Gerrymandering is the bug in the operating system of America.

If you don’t speak computer, we’ll translate:

A computer’s operating system is the software that runs the machine’s core functions. In the case of American democracy, that would be the Constitution.

A bug is an error, flaw or fault in software that produces incorrect or unintended results.

The most damaging kind of bug is one that halts the entire system.

Which brings us to gerrymandering.

In this cartoon, a paint brush is being used as a broom over a map of Pennsylvania.
In this cartoon, a paint brush is being used as a broom over a map of Pennsylvania. | Image Credit: Illustration by Rob Tornoe

A nest of ills

Gerrymandering is the common practice of drawing election maps in a way that distorts district lines to favor one political party or set of candidates (incumbents, for example).

Are you worried about the rise of hyper-partisanship in American politics?

Dismayed by gridlock and dysfunction on Capitol Hill and many state legislatures?

Baffled by the refusal of legislatures to enact reforms that polls say are favored by large majorities of Americans?

All of these problems stem – not exclusively, but in significant part – from the effects of gerrymandering.

This is most definitely not a result that the framers of the U.S. Constitution anticipated or intended.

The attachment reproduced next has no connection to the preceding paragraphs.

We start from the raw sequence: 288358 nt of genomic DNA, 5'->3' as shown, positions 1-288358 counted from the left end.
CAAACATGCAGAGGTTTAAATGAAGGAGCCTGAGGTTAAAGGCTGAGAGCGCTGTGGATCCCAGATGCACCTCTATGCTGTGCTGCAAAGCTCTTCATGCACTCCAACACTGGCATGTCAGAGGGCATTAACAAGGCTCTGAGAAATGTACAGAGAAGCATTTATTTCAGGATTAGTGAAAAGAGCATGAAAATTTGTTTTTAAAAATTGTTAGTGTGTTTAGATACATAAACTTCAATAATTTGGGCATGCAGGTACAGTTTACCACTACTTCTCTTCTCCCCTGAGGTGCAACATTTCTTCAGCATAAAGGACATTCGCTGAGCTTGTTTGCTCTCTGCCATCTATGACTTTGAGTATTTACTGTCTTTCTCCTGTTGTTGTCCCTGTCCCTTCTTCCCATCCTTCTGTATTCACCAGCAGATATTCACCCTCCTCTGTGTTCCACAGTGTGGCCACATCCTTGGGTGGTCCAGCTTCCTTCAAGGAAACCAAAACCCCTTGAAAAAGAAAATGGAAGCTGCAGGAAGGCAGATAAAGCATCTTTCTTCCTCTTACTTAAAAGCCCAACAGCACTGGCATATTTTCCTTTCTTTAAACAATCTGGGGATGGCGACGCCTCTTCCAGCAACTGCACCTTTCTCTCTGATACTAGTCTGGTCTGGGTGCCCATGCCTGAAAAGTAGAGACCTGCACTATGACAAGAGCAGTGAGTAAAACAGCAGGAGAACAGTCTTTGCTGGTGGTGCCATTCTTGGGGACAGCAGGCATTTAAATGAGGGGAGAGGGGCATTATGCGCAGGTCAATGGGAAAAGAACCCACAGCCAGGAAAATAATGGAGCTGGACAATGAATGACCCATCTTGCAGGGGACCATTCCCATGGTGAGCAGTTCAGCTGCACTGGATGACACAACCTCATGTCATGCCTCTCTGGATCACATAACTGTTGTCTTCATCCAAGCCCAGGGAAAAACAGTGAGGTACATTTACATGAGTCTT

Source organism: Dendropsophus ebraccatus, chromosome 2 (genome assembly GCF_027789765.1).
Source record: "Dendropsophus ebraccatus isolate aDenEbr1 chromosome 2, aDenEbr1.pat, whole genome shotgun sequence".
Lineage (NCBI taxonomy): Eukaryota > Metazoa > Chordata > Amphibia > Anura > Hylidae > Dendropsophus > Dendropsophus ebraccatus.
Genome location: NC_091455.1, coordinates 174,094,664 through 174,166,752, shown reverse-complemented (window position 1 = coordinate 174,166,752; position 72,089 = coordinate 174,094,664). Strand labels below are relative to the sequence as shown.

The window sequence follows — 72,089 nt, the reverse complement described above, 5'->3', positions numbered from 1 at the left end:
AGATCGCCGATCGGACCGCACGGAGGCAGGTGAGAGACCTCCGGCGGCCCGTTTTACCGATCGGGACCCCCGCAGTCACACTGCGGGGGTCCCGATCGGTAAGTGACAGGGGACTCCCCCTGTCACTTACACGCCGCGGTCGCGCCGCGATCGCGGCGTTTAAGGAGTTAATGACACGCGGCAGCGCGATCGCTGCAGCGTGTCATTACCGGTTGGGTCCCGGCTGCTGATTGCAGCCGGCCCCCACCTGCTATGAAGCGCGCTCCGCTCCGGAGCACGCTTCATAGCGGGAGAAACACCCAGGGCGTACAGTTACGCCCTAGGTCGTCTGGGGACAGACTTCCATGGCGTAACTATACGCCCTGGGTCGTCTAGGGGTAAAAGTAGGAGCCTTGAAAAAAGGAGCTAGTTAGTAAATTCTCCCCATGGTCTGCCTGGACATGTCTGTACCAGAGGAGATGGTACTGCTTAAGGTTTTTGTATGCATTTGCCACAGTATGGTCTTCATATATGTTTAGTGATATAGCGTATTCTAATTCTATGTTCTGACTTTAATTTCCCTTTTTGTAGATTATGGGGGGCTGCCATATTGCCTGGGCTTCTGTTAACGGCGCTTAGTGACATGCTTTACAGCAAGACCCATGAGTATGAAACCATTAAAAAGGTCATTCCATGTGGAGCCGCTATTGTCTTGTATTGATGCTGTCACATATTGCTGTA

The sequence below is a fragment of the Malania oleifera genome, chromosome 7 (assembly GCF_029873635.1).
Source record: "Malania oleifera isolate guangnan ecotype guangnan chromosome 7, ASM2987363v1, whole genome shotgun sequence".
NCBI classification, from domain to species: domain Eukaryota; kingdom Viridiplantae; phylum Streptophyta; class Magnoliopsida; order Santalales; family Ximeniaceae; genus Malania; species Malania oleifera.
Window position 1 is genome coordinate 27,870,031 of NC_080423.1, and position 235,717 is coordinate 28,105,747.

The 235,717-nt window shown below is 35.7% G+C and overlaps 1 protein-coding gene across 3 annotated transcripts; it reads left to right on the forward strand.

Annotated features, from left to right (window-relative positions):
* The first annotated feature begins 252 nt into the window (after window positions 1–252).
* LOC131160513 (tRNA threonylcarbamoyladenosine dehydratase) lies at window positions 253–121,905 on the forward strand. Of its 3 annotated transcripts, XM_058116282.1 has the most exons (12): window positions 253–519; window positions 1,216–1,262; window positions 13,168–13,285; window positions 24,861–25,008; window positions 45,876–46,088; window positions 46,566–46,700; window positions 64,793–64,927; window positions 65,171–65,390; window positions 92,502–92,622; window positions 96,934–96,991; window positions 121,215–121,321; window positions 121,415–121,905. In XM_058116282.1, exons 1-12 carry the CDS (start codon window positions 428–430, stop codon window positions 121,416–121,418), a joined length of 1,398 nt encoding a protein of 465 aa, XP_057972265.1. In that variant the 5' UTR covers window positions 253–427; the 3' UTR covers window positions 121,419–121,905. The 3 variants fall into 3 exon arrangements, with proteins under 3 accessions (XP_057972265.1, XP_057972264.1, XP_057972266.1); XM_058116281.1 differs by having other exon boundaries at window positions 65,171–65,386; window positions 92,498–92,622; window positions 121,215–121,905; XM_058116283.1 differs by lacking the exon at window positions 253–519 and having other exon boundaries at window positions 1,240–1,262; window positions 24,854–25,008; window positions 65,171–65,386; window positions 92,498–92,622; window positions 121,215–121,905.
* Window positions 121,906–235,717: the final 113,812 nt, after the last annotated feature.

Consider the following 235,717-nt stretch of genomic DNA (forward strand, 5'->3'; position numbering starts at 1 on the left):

It is a bug that’s undermining the way our government is supposed to work.

An ancient tactic, weaponized

The practice of gerrymandering has been around since the earliest days of the Republic. After all, the term is named after a founding father (and early user of the gambit), Elbridge Gerry, who signed the Declaration of Independence and attended the Constitutional Convention.

However, gerrymandering and its effects have grown more dire in the last 30 years.

Why? The rise of information technology in the 1980s clearly accelerated the ill effects of the practice.

First, some necessary background. Election maps usually get drawn every 10 years, in the year ending in “1.” That’s because the maps are based on the new federal Census that’s done in every round-numbered year (e.g. 1990, 2000, 2010). The next Census is coming in 2020.